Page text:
By the 18th century, Dutch explorer Willem de Vlamingh landed in Australia, discovered black swans and altered the science of zoology. After the fact it seemed obvious to armchair scientists that black swans had to exist. Making the impossible, possible.  But even the other furry genetic mutations (boxing kangaroos, duck billed platypus and teddy-bear koalas) that were discovered had to roll their eyes at such ludic fallacy.

black swan 2According to Wall Street derivatives legend, Nassim Taleb, “black swans” are wildly unpredictable human events that occur when we least expect them. Like 9/11 and the rise of the PC, internet and Google, they cannot be predicted based on what we know no matter how much we rewrite our ignorance in the past to suit a predictable future.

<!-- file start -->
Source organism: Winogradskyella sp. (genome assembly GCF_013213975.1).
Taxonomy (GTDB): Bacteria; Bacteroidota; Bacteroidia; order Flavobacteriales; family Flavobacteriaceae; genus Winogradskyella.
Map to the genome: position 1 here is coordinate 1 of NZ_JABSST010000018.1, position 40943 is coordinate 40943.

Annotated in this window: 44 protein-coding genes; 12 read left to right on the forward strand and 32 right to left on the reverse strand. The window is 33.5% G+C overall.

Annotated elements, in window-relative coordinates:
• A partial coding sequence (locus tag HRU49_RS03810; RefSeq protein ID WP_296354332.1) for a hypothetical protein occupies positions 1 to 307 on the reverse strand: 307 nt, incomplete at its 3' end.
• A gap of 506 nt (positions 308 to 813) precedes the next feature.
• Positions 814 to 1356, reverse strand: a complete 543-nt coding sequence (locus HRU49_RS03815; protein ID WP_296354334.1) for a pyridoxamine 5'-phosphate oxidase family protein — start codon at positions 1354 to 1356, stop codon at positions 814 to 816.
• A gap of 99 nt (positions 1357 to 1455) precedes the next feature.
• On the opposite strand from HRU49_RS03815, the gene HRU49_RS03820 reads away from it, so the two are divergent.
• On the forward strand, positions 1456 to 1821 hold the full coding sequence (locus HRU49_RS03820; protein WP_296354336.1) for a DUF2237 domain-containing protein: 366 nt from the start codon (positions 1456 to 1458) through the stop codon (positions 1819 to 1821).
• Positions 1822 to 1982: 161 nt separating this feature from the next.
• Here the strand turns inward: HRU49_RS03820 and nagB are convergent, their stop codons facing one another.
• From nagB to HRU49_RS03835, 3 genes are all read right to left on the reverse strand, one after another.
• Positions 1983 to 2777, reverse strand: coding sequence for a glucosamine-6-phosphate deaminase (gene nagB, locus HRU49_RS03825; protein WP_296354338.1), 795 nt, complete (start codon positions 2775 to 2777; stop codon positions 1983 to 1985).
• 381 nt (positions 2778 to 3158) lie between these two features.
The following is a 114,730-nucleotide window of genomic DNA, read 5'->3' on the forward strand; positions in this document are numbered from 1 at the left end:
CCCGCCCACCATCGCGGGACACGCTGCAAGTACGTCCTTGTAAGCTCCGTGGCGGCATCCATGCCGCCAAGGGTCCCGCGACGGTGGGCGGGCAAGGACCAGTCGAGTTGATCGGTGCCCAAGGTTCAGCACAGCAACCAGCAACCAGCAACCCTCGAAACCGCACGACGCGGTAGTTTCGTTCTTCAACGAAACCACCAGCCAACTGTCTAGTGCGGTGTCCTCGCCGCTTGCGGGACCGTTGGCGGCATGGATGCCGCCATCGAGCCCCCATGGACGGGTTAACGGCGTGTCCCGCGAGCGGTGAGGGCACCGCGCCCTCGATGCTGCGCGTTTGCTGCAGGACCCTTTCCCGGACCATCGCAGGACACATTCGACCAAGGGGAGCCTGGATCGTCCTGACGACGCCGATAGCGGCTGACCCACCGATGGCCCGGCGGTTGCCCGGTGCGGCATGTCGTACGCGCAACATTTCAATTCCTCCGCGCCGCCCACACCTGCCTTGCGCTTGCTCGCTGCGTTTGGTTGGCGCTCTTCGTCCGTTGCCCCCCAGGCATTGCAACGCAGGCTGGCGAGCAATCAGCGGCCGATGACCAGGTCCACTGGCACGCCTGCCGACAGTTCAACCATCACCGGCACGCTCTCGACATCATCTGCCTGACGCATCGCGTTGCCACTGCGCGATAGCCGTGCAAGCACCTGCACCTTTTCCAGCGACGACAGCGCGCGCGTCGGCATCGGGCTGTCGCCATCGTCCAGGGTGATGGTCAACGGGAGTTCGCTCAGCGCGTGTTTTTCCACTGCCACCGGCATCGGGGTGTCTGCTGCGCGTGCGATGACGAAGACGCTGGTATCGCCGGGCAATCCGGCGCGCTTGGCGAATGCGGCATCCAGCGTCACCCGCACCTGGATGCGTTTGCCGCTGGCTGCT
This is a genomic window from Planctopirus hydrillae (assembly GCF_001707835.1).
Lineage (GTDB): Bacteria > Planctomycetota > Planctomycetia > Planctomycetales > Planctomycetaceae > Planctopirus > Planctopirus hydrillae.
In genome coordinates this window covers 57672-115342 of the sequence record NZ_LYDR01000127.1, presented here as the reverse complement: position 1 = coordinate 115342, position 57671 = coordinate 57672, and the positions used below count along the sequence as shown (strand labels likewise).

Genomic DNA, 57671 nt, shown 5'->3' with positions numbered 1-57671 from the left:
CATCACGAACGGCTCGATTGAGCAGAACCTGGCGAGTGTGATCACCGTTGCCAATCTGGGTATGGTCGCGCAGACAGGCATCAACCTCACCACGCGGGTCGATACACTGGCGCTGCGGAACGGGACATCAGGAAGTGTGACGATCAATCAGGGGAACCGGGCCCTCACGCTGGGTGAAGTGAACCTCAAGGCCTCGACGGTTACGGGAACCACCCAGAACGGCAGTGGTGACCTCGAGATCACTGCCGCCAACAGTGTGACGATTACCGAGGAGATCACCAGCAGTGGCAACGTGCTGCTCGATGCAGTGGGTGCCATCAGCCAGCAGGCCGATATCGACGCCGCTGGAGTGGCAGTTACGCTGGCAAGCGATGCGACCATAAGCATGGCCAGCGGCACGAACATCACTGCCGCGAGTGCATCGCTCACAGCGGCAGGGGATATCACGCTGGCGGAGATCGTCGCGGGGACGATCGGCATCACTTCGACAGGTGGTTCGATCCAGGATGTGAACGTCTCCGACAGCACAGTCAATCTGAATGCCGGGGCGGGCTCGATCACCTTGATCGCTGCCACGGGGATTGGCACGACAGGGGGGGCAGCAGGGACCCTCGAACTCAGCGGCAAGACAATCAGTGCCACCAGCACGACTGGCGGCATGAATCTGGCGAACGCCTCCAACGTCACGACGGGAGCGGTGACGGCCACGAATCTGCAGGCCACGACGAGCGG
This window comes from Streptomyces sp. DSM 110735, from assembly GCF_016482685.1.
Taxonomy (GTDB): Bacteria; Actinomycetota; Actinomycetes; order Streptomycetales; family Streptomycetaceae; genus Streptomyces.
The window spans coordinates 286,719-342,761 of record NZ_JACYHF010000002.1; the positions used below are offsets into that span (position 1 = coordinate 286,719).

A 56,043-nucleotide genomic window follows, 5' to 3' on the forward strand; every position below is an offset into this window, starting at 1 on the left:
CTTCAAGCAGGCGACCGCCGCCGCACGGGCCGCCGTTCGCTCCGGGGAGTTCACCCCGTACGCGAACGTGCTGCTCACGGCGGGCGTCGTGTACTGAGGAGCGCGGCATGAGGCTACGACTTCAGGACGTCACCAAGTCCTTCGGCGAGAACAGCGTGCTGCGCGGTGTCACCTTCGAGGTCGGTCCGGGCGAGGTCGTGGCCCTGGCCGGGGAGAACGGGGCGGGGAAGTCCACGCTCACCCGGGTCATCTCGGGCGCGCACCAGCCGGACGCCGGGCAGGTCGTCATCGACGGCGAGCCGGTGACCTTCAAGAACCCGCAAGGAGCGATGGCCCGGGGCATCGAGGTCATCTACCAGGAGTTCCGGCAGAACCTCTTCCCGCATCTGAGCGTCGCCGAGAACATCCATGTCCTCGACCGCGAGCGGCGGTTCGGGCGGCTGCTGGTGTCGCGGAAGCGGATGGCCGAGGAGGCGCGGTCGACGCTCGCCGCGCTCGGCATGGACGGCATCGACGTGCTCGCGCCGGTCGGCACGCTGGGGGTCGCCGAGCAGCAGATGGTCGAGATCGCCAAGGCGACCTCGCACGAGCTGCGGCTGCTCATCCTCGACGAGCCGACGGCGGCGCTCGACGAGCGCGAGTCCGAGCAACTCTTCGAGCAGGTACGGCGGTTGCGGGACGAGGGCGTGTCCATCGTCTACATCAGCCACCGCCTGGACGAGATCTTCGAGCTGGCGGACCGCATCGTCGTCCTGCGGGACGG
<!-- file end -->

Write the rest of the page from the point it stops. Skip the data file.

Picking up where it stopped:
For example, in the “hood”, black swans are quite common.  Ask the homeless.

They are the albino pigeons that leave exploding surprises on windshields and pedestrian heads.  They fight for bread scraps outside restaurants and pose with statues for picture-taking tourists.

They are also the iPads and cellphones the homeless use as vital links to friends, employment opportunities and housing to build a light-tunnel out of isolation and despair.  Who would have thought the new wave of digital technologies – cloud, Big Data, social, mobile, 3D printing, the Internet Of Things – intended for commercial enterprises and paying consumers, could launch a flock of black swans to help the poor?